One of the education success stories in West Virginia is the Mountaineer Challenge Academy. The program, run by the National Guard, accepts at-risk youth between the ages of 16 to 18 who have fallen behind in their traditional public school and are in danger of dropping out.
The students, who go to the Academy in Preston County voluntarily, are immersed in a rigorous 22-week quasi-military training program, followed by a year-long follow-up program with a mentor.
The cadets live on campus, wear uniforms and are taught life coping skills, job skills, health and hygiene, citizenship, education excellence, service to the community, leadership/fellowship and physical training.
As part of their training, each cadet must complete a minimum of 40 hours of community service. The most recent class of 172 graduates spent over 8,000 hours on 118 projects.
Academy statistics show the cadets often come from difficult circumstances. In the most recent class, 107 cadets came from a single-parent household, 22 came from a home where neither biological parent was present. Five of the cadets were previously in state custody.
These teenagers fit the definition of those most likely to drop out of school, but the Academy statistics show that 75 to 80 percent of the cadets complete the program. Ninety percent of the most recent class earned their high school diploma.
They leave the Academy with important education and life skills that improve their chances of future success.
According to figures from the National Guard, nearly half the cadets from the most recent graduating class plan to enter the workforce, 20 percent say they are joining the military, another 17 percent are going to continue their training in a vocational/technical program and sixteen percent expect to enroll at a four-year college.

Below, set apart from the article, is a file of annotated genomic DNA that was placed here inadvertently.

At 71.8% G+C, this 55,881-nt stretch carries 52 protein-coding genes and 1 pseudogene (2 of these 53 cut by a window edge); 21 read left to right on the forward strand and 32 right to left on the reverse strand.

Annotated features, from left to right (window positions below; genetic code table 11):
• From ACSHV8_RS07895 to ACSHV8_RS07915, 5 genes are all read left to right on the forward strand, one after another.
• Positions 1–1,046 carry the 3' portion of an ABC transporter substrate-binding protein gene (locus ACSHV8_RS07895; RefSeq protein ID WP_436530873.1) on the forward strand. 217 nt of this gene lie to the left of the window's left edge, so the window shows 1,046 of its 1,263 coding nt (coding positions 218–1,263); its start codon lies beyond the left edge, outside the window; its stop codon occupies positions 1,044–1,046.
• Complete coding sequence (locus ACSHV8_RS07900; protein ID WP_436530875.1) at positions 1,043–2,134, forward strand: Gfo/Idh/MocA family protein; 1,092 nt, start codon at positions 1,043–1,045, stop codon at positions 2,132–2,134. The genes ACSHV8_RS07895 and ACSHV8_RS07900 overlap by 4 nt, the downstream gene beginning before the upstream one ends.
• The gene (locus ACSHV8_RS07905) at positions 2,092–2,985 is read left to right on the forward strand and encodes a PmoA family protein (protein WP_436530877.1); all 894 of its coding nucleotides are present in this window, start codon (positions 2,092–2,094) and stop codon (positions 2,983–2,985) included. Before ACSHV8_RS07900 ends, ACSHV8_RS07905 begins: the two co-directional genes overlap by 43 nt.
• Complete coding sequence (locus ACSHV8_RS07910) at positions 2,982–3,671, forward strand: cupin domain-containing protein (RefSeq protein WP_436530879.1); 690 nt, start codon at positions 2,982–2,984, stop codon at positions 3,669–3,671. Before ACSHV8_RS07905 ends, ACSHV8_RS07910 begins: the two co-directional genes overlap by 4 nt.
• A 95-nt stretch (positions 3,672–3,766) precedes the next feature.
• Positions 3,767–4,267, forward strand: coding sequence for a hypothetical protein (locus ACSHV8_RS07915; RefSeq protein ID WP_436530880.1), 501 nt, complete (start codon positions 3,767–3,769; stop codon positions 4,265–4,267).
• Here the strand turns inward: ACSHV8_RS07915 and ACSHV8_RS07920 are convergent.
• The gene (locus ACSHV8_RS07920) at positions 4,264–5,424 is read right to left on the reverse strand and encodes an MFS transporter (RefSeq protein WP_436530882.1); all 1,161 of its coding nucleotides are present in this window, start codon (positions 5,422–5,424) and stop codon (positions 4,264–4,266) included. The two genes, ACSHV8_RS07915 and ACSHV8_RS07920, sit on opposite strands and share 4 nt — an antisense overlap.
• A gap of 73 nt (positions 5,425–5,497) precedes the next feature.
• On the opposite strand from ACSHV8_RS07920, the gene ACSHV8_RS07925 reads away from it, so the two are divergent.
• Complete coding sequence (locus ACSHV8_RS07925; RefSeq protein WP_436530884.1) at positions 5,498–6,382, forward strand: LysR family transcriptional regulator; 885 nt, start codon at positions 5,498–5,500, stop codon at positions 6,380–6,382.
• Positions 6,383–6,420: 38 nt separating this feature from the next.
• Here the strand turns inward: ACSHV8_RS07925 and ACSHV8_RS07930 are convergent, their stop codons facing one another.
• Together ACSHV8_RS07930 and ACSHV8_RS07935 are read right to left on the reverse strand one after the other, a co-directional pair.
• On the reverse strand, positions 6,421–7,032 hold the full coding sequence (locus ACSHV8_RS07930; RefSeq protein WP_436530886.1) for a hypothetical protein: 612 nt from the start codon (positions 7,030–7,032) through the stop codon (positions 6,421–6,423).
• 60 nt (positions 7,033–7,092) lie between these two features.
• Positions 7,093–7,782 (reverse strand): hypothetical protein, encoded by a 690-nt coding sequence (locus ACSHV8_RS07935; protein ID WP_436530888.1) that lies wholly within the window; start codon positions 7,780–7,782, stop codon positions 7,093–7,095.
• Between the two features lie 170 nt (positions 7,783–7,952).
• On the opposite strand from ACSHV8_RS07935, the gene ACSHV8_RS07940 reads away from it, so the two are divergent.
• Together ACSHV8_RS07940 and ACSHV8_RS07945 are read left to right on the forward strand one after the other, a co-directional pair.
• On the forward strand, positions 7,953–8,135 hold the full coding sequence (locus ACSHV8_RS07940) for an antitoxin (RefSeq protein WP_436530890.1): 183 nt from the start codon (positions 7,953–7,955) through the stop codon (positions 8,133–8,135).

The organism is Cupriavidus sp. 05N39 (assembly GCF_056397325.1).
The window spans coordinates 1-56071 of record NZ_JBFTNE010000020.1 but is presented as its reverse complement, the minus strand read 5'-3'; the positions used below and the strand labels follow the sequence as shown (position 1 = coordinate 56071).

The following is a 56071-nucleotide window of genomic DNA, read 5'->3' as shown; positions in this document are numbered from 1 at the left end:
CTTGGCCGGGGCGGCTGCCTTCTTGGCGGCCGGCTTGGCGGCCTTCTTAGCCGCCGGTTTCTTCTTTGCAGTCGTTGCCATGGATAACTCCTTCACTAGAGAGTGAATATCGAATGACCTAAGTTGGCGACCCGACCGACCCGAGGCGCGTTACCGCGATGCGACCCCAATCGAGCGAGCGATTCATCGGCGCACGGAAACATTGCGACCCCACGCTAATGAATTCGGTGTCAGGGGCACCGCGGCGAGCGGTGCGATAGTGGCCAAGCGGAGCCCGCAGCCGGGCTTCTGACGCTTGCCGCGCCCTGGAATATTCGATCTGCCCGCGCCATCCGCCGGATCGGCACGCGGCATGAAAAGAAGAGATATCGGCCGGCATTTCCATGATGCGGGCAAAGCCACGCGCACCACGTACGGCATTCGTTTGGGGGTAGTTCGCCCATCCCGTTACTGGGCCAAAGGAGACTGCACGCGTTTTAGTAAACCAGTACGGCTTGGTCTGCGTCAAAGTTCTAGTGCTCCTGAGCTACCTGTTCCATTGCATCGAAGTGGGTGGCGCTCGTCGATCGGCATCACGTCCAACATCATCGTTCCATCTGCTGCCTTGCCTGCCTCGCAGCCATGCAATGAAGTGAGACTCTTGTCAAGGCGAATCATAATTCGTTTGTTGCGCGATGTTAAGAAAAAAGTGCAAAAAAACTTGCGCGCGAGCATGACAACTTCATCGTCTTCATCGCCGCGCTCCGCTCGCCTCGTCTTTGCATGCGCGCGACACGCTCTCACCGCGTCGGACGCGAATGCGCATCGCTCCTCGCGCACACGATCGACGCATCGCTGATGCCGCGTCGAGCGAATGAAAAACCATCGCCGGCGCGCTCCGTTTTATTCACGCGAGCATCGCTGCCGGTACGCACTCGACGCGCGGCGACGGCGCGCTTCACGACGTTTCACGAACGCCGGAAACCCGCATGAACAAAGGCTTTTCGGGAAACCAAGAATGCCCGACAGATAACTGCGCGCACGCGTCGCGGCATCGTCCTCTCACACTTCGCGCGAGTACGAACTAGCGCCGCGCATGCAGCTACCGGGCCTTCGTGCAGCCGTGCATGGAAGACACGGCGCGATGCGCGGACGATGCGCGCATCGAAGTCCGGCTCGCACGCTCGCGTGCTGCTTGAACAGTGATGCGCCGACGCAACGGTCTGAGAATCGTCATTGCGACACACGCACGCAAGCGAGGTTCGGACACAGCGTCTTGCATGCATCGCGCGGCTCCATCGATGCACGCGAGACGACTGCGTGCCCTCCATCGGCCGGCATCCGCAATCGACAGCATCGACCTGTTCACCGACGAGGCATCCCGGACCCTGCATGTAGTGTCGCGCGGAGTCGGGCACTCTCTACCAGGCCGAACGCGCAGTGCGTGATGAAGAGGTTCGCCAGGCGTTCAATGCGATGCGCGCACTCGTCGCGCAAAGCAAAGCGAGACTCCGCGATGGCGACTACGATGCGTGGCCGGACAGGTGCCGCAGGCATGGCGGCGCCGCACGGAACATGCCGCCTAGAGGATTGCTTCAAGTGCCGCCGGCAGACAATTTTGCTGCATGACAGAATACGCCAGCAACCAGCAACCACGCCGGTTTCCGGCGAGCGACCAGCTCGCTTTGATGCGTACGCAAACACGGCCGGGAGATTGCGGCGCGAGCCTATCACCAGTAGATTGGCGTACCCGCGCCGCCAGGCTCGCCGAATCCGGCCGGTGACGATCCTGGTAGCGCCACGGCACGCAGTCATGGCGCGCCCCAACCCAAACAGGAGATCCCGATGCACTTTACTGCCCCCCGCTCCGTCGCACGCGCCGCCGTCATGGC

The legislation now under consideration at the State Capitol would grow the Mountaineer Challenge Academy program. The Preston County campus would essentially double in size to 600 cadets and a second Academy would be established in Fayette County.
The current annual budget for the Academy is $6 million—75 percent federal dollars and 25 percent from the state. That works out to about $15,000 per student (averaging two classes per year, at 200 students per class.) That’s not cheap; it’s nearly $3,000 higher than the per-student cost in a traditional public school.
However, the cost of losing these kids as dropouts is much higher. According to the National Dropout Prevention Center, high school dropouts are 3.5 times more likely than graduates to get arrested in their lifetime. Dropouts are also twice as likely to become parents while still in their teens. “Each year’s class of dropouts will cost the country over $200 billion during their lifetimes in lost earnings and unrealized tax revenue,” the Center reports.
One of the ways West Virginia can improve public education is to expand and replicate programs that work. The Mountaineer Challenge Academy is one such program.